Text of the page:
Chocolate baked ricotta

The second of my attempts at cheese making was fresh ricotta. Just like mascarpone before it, ricotta is dead simple to get right. The only question is what to do with it once you've made it. Baking it makes for a delicious dessert or very special afternoon tea. Adding cinnamon and vanilla to the mix gives the chocolate flavour greater depth. For a mocha version, substitute instant coffee for the cinnamon.

Chocolate baked ricotta

2 cups fresh ricotta
1/4 cup pure cream
1/4 cup Greek yoghurt
2 eggs, lightly beaten
2 tbsp cocoa
1 tsp ground cinnamon
1 tsp vanilla bean paste
1/2 cup caster sugar


Preheat oven to 180 Celsius. Lightly grease a loaf pan. Combine all ingredients and mix until smooth. Pour into prepared pan and bake until set - around 1 to 1 1/4 hours. Allow to cool, then refrigerate until ready to serve. Serve with whipped cream and dusted with extra cocoa. 

Citrus mascarpone pots

Mascarpone has to be the easiest of cheeses to make at home. Granted, it takes a bit longer than heading to the supermarket to pick up a carton, but it certainly works out cheaper to whip up a batch overnight. If you happen to give it a shot, then these little dessert pots will put your mascarpone to good use. 

Citrus mascarpone pots

300g mascarpone
1 cup caster sugar
Finely grated rind of 2 lemons
1/3 cup lime juice
6 eggs, lightly beaten


Preheat the oven to 160 Celsius. Lightly grease 8 small ramekins or custard pots. 
Whisk together the mascarpone, sugar, and lemon juice. Add the lime juice and eggs and beat until smooth. Pour into ramekins and bake until set - around 30 - 35 minutes. Allow to cool before serving with whipped cream or extra mascarpone. 
Note that baking the pots gives a texture similar to flan. For a smoother, more custard-like texture, place the ramekins in to a baking tray half-filled with hot water before baking.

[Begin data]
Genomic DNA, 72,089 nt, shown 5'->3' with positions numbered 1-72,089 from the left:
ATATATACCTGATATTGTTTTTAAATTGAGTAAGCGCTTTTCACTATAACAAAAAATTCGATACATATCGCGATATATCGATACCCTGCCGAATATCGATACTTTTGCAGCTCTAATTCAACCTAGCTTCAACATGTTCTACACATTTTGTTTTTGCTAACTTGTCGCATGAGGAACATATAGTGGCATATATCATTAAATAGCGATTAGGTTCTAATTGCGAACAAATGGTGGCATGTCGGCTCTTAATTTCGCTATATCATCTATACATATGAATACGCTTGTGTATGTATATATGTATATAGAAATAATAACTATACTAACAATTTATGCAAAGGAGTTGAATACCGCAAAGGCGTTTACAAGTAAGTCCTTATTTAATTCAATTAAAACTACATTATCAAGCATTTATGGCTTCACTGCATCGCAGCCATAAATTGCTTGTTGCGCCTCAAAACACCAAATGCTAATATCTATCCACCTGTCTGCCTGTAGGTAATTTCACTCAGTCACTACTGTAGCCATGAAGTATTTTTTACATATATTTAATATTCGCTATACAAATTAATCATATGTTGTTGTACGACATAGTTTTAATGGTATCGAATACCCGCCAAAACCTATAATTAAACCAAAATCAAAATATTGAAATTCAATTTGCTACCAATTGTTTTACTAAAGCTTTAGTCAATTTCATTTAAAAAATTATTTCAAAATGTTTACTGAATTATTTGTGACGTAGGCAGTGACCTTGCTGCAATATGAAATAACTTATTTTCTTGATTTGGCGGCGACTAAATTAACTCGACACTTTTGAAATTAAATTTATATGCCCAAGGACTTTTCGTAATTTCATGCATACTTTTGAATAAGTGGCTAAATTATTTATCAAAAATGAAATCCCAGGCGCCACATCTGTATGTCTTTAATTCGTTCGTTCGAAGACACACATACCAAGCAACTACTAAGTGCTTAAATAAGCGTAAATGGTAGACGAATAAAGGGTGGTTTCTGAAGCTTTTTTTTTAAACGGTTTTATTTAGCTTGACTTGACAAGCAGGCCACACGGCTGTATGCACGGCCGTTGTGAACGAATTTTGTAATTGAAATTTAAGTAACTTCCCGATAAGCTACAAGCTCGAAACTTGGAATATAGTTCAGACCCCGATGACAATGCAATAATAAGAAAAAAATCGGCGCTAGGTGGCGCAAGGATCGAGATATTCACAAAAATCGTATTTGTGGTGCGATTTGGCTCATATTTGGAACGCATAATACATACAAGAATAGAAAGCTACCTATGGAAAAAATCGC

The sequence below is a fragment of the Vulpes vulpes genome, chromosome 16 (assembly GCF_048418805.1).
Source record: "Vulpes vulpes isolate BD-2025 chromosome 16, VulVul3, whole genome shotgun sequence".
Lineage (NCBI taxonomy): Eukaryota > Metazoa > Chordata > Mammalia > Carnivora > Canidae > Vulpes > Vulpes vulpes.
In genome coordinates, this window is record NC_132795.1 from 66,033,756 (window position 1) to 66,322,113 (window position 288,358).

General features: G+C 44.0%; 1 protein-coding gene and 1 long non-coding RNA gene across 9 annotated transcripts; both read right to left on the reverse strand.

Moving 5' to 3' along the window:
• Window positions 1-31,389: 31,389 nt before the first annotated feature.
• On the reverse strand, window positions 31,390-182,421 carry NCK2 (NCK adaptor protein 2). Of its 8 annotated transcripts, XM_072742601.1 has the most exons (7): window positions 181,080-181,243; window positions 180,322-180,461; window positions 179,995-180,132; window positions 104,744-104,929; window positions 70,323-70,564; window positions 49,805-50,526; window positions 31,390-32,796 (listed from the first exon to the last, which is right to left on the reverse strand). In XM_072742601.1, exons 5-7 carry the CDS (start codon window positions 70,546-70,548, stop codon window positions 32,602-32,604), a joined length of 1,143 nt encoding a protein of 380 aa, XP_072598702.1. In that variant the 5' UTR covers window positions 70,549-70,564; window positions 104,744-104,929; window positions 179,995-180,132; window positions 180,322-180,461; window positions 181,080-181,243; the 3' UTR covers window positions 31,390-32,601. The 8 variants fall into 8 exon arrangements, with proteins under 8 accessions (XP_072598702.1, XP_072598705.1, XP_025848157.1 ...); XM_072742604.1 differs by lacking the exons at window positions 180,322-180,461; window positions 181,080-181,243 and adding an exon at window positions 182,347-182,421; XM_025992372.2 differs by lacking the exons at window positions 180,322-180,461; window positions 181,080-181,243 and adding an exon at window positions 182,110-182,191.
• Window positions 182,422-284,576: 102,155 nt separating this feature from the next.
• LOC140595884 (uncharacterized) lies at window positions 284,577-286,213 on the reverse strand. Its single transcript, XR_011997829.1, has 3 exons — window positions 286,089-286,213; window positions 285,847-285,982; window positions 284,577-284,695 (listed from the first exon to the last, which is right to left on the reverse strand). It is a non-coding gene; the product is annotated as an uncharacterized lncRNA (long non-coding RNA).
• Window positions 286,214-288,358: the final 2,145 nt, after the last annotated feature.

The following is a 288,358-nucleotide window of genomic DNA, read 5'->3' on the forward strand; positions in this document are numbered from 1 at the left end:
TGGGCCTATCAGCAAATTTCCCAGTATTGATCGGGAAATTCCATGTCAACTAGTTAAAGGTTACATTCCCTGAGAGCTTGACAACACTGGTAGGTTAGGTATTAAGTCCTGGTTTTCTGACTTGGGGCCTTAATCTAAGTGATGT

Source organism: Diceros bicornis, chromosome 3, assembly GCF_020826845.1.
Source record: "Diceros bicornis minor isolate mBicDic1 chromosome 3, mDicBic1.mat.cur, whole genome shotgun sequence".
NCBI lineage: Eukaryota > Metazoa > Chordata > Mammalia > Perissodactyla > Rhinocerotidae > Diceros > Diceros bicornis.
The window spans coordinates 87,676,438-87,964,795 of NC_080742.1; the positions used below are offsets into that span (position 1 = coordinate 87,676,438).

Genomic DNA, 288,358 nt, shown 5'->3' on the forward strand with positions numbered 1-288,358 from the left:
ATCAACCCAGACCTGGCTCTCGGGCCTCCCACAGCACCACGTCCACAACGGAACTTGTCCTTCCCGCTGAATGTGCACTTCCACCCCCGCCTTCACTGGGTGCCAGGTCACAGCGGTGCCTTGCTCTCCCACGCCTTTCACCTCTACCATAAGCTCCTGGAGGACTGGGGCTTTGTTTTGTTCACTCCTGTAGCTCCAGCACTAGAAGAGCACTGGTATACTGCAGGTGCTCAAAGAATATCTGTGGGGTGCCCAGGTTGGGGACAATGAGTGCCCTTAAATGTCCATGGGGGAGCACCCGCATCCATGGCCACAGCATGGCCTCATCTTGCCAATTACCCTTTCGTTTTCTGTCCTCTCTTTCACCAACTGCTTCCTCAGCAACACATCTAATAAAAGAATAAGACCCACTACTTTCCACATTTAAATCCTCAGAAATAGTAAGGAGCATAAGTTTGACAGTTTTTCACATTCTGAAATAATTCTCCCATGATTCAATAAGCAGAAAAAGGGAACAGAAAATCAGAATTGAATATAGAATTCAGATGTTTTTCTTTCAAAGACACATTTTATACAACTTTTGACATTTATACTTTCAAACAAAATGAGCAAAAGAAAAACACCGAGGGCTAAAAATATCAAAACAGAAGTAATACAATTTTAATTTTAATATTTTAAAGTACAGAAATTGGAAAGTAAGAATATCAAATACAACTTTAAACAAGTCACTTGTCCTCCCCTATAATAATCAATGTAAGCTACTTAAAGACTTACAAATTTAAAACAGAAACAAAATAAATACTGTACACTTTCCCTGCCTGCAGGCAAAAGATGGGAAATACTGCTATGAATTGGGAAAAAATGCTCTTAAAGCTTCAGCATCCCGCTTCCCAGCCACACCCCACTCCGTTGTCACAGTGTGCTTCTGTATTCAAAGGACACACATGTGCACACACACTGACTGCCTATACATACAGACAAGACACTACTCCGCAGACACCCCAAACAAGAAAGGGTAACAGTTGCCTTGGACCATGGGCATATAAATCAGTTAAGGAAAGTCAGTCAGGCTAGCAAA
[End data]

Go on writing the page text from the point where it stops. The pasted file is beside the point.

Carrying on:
Very berry citrus slice

Very berry citrus slice

Makes 24 squares

Biscuit base

150g butter, melted
1/3 cup caster sugar
1/3 cup shredded coconut
2/3 cup rolled oats
1 1/3 cup flour


4 eggs
zest of one orange
1 cup caster sugar
1/3 cup cornflour
2/3 cup fruit juice
1 cup mixed berries


Preheat the oven to 180 degrees Celsius. Line a slice pan with baking paper, leaving overhang along the long edges.

Stir the sugar and coconut in to the melted butter. Add the oats, then the flour, stirring until the mixture creates a soft dough. Press into the prepared pan and cook for 15 to 20 minutes until the base has browned.

Meanwhile, mix the eggs, zest, sugar and cornflour until smooth. Stir through the juice and add the berries. Pour over the base and bake for a further 15 minutes or until just set.

Allow to cool completely in the pan. Dust with icing sugar before serving. 

Not quite angel food cake

I recently had need of twelve egg yolks, which left me with quite the dilemma. What on earth do you do with twelve egg whites when meringue isn't an option? I'm not much of an omelette fan, and just wasn't in the mood for macaroons. After a little searching of the interwebs, two things stood out. First of all, meringue is pretty much the number one suggestion when it comes to cooking with egg whites, and secondly, angel food cake uses a lot of egg whites while simultaneously being one of those things that can either go very right or very, very wrong. 

Armed with the knowledge that my cake could end up tasting like sweet polystyrene, I set out to give it a shot. I used gluten-free flour, because I have loads of it after making the chocolate cupcakes last week. If you want to use regular flour, substitute 2 tablespoons of cornflour for part of your flour. I also used a bundt pan instead of an angel food cake tin, as realistically, 12 spare egg whites is not a situation I normally find myself in. Plus the cake tin cupboard is already bursting at the seams! Hence the "not quite".

The verdict? I think it would be much improved by serving it with whipped cream instead of the vanilla glaze I added. The kidlets would disagree, they devoured it in an afternoon.

Angel-food cake

12 egg whites
1 cup smart sugar
1 cup gluten-free flour
1 tsp cream of tartar
2 tsp vanilla bean paste
1/2 tsp lemon extract


Preheat the oven to 180 Celsius. Beat the eggs until they reach soft peak stage. Gradually add the sugar, beating until it is fully dissolved. Add the vanilla bean paste and lemon extract. Sift the flour and add around a third to the egg mixture. Fold through carefully, making sure not to lose too much volume. Add the remaining flour in batches, folding through the egg mix. Place in a tube tin or bundt pan, and cook until the cake springs back when touched, around 50 minutes. If the cake browns too quickly, reduce the temperature to 160 degrees. Allow the cake to cool completely in the pan before turning out and serving. 

Gluten-free goodness

I really enjoy cooking for people who have diets a little bit different to the every day. It's just a little bit more challenging than whipping up any of my regular recipes. My most recent challenge was to make a dessert that was both gluten and dairy-free. Since baking is my thing, I decided to try my hand at gluten-free chocolate cupcakes with dairy-free ganache.